What Is the Definition of Isometric?


Many isometric exercises people want to know what is the definition of isometric contraction. In this article, we will discuss that as well as talk about a variety of different exercises that you can do. When we talk about isometric exercise and contraction we cannot do so without talking about the major two forms of contraction that just about everyone does at the gym every day.

The two major forms of muscle contraction are concentric contraction and eccentric contraction. We almost get tired of using the same example all the time but it is a very good one so we will recycle it one more time. Imagine that you are about to do a barbell curled because you really strong arms. As you begin to curled up by setup upwards you are doing what is called a concentric contraction. Your bicep is getting shorter, is getting larger because you're putting so much force pushing and pulling that weight up. Many of us know the power of a negative when lifting weights. We know that in our workouts that we need to focus on slowly lowering the weight to keep the pressure on our bicep. As we do isometric muscle contraction this lowering motion, our bicep is getting longer because it is no longer an concentric contraction and the type of contraction that it is now in, while doing this negative is called eccentric contraction.

Most of you have probably already figured out what isometric contraction is. For people who have not figure what it is so far, it is the position between concentric and eccentric contraction. It is that middle ground where the muscle is neither an concentric or eccentric contraction. It is a phase where the muscle is not getting shorter or longer. For many people it is much harder to hold a weight that they can easily bicep curl while doing a isometric contraction position. Let's say that you can bicep curl 70 pounds pretty easily, now begin your bicep curl and immediately stop when your hand reaches the same level as mike mentzer your elbow. You are now making a 90° angle between your forearm muscle and your bicep, you are now using isometric contraction and is going be pretty difficult to hold that 70 pound weight right in that middle position.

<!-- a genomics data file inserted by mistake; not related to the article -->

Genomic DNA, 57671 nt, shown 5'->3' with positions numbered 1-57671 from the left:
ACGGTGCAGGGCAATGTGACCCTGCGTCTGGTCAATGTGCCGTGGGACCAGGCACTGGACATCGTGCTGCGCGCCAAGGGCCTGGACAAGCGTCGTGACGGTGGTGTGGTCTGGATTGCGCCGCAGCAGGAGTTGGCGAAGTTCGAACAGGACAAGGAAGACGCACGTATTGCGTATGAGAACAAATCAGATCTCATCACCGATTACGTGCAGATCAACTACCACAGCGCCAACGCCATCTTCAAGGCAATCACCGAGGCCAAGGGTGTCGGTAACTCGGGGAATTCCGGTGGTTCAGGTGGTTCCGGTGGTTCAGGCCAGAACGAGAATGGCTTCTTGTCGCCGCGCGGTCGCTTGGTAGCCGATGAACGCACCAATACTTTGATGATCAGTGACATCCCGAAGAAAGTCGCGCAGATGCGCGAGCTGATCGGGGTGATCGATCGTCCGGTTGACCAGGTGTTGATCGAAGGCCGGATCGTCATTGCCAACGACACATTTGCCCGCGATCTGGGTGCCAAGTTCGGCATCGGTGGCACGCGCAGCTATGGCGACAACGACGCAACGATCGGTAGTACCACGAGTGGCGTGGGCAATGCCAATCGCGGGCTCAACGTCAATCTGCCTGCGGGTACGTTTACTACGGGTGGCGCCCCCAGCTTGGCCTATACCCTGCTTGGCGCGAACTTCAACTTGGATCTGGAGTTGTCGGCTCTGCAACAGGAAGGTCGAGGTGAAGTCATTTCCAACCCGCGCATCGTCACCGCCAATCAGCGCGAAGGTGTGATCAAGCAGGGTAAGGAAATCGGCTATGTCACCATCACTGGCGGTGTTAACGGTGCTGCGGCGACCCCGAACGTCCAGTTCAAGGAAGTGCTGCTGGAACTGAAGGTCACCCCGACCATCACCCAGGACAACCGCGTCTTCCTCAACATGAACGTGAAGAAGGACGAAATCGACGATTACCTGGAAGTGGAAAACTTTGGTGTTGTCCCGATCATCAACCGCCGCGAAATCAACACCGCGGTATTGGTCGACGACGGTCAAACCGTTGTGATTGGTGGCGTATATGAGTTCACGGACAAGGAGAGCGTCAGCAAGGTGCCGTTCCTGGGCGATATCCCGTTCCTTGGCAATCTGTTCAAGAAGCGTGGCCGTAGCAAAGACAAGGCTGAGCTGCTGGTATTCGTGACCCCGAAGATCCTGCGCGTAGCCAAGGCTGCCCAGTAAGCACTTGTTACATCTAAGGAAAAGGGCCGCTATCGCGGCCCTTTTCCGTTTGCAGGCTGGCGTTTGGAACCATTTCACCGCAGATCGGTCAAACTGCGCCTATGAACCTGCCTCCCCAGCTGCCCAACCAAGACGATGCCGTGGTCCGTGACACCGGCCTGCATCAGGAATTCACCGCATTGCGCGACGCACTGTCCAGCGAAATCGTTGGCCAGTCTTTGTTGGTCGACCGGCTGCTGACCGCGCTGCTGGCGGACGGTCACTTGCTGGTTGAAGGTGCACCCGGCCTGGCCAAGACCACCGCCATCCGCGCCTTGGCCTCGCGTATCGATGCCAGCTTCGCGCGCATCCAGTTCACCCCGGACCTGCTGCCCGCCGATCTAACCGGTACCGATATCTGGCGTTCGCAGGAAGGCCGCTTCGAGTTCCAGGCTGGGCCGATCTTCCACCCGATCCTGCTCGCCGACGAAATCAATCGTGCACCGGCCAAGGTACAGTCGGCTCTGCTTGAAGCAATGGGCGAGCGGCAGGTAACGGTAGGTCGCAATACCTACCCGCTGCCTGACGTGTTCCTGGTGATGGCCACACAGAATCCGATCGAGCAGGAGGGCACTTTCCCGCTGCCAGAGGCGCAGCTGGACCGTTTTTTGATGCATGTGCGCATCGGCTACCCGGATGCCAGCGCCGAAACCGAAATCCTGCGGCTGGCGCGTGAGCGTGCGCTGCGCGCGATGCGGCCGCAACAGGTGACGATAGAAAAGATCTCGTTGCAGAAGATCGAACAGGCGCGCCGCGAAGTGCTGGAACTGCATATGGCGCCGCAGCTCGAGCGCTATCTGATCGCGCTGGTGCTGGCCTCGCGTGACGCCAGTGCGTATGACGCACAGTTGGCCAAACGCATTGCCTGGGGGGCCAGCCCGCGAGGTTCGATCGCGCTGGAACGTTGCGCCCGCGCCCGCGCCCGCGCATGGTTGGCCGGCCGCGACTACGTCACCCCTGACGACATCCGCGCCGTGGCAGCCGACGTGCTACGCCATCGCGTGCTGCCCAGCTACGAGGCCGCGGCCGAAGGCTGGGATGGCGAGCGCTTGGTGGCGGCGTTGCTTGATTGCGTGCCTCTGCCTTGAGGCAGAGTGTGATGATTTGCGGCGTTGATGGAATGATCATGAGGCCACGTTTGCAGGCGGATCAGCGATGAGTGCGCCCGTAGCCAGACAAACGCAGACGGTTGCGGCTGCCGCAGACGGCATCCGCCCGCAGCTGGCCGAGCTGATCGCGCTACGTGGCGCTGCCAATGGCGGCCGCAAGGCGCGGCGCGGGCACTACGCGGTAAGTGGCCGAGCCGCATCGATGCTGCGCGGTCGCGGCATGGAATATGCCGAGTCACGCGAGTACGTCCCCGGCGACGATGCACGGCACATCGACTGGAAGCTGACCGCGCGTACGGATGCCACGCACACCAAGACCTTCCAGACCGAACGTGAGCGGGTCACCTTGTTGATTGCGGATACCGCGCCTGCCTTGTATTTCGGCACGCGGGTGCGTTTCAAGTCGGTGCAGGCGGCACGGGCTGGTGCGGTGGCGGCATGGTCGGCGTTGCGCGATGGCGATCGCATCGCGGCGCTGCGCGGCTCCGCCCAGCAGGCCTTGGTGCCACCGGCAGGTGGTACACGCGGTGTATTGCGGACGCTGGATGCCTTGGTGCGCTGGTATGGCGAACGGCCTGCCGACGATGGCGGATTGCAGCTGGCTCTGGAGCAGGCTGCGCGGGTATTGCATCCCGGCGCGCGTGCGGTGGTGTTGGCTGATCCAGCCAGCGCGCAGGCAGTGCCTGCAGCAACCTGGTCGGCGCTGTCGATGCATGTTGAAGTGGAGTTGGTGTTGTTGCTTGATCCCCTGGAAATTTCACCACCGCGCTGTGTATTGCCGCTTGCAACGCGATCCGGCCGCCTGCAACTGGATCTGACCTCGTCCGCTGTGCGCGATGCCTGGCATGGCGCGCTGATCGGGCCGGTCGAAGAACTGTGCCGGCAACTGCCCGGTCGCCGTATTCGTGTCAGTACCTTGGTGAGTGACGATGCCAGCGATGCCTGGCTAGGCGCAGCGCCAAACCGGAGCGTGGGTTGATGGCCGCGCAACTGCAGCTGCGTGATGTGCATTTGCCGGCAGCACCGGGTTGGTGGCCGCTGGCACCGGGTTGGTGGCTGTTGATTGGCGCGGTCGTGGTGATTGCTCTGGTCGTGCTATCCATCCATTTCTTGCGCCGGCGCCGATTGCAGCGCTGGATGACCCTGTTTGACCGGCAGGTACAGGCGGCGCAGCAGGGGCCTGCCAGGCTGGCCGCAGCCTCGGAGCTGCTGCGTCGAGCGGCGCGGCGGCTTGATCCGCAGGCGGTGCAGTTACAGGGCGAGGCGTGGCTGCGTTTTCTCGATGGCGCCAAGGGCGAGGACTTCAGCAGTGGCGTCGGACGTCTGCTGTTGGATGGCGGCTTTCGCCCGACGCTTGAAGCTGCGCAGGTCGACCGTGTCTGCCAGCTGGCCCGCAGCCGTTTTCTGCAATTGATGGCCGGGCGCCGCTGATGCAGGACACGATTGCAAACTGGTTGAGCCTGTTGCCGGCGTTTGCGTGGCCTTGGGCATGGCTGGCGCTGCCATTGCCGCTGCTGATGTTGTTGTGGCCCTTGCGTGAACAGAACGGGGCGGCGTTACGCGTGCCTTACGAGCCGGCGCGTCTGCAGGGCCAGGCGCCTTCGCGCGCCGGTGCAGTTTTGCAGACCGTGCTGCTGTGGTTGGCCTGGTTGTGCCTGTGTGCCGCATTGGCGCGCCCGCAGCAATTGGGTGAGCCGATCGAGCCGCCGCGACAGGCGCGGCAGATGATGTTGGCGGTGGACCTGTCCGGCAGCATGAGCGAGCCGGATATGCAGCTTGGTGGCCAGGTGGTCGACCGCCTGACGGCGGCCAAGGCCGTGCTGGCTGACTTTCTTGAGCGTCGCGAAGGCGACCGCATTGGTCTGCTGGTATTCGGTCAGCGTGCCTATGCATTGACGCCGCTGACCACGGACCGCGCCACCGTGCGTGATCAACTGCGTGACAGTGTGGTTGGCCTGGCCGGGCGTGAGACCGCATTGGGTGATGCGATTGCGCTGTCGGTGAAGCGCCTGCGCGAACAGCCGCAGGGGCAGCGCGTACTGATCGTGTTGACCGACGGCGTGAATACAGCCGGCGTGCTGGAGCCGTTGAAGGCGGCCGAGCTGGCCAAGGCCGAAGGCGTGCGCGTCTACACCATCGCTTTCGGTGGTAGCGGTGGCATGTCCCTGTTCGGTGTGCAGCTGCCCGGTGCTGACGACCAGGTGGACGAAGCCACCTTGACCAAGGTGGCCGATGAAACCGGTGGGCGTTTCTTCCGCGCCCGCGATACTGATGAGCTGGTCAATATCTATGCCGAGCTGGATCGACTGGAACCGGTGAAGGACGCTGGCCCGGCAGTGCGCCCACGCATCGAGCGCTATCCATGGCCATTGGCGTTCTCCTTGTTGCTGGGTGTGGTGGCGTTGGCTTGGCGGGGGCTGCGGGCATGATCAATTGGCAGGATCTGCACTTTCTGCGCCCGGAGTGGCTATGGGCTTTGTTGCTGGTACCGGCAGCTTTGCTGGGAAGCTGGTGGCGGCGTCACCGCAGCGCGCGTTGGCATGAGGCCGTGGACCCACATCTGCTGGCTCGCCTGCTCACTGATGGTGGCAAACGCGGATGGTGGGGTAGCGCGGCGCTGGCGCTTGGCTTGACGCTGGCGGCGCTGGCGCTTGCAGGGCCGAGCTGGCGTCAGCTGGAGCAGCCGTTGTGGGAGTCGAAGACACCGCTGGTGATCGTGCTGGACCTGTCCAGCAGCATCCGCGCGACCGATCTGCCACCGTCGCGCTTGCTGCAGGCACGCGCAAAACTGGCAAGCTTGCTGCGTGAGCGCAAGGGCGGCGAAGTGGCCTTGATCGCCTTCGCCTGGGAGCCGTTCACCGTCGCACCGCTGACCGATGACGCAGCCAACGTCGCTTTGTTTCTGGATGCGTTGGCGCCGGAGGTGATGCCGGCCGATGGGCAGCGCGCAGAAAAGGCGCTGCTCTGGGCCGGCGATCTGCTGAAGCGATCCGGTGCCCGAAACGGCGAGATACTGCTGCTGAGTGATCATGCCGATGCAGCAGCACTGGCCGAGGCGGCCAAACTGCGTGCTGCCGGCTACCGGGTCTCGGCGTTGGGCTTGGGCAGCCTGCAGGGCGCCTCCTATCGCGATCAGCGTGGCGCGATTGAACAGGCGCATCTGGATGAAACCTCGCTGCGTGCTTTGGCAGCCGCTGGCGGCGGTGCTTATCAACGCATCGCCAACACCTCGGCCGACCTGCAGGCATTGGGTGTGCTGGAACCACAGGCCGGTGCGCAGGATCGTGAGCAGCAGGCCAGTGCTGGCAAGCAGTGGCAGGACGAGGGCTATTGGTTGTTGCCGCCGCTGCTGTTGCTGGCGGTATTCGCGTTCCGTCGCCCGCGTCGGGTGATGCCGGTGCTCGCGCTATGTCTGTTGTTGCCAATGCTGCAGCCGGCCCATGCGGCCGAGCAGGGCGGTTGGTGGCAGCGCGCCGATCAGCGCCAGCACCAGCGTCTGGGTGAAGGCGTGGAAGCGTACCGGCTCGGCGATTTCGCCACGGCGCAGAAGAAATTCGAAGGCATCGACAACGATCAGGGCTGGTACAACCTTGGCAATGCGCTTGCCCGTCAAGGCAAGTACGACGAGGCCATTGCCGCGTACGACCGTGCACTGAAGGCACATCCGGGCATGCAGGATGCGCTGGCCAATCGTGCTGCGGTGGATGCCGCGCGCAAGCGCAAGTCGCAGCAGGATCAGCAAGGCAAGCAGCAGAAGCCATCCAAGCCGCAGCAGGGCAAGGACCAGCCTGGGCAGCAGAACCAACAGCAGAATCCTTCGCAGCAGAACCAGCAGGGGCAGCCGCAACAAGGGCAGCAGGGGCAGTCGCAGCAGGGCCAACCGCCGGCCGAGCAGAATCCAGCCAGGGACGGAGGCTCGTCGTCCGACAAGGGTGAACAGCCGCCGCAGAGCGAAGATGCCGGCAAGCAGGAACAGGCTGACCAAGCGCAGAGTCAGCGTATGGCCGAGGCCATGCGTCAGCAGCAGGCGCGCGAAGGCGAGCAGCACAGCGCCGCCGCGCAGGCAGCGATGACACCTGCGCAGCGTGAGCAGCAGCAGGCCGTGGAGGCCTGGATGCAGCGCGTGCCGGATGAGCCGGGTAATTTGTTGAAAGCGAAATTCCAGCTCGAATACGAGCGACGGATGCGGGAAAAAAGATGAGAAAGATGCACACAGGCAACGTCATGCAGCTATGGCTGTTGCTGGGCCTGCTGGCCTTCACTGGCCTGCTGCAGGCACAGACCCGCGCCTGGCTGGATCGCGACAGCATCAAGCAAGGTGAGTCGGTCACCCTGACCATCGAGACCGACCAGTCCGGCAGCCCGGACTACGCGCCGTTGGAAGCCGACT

So now you know the definition of isometric and now it is time for you to apply it. Because these articles are not just for you to read, therefore you could use. So now that you know that isometric contraction is that middle point, no static contraction training find a variety of exercises where you can find that middle isometric point and applied this type of contraction. If you try it you would know how difficult it is and you'll know how much it works your muscles to hold this position. It is something that would definitely make you a lot stronger than you currently are and it will improve your strength drew out your full range of motion. It is something that you should add to your workout routine.